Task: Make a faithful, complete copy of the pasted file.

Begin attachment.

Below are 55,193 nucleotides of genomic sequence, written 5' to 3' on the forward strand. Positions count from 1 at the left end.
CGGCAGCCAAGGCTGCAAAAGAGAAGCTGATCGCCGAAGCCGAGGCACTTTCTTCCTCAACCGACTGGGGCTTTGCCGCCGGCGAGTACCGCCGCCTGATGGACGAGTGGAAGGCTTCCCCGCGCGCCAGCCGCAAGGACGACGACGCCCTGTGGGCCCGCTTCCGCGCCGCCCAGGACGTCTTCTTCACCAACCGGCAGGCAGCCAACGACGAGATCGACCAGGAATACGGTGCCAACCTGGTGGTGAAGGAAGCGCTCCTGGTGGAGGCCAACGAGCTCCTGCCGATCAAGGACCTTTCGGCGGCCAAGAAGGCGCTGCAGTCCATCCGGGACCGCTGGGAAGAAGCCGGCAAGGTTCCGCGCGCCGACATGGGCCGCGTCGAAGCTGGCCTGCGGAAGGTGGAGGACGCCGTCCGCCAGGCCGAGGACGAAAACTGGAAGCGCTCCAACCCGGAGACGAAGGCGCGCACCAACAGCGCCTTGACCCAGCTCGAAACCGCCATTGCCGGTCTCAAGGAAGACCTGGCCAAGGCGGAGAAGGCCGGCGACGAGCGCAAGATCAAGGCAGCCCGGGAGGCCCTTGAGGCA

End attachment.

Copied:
Below are 55,193 nucleotides of genomic sequence, written 5' to 3' on the forward strand. Positions count from 1 at the left end.
CGGCAGCCAAGGCTGCAAAAGAGAAGCTGATCGCCGAAGCCGAGGCACTTTCTTCCTCAACCGACTGGGGCTTTGCCGCCGGCGAGTACCGCCGCCTGATGGACGAGTGGAAGGCTTCCCCGCGCGCCAGCCGCAAGGACGACGACGCCCTGTGGGCCCGCTTCCGCGCCGCCCAGGACGTCTTCTTCACCAACCGGCAGGCAGCCAACGACGAGATCGACCAGGAATACGGTGCCAACCTGGTGGTGAAGGAAGCGCTCCTGGTGGAGGCCAACGAGCTCCTGCCGATCAAGGACCTTTCGGCGGCCAAGAAGGCGCTGCAGTCCATCCGGGACCGCTGGGAAGAAGCCGGCAAGGTTCCGCGCGCCGACATGGGCCGCGTCGAAGCTGGCCTGCGGAAGGTGGAGGACGCCGTCCGCCAGGCCGAGGACGAAAACTGGAAGCGCTCCAACCCGGAGACGAAGGCGCGCACCAACAGCGCCTTGACCCAGCTCGAAACCGCCATTGCCGGTCTCAAGGAAGACCTGGCCAAGGCGGAGAAGGCCGGCGACGAGCGCAAGATCAAGGCAGCCCGGGAGGCCCTTGAGGCA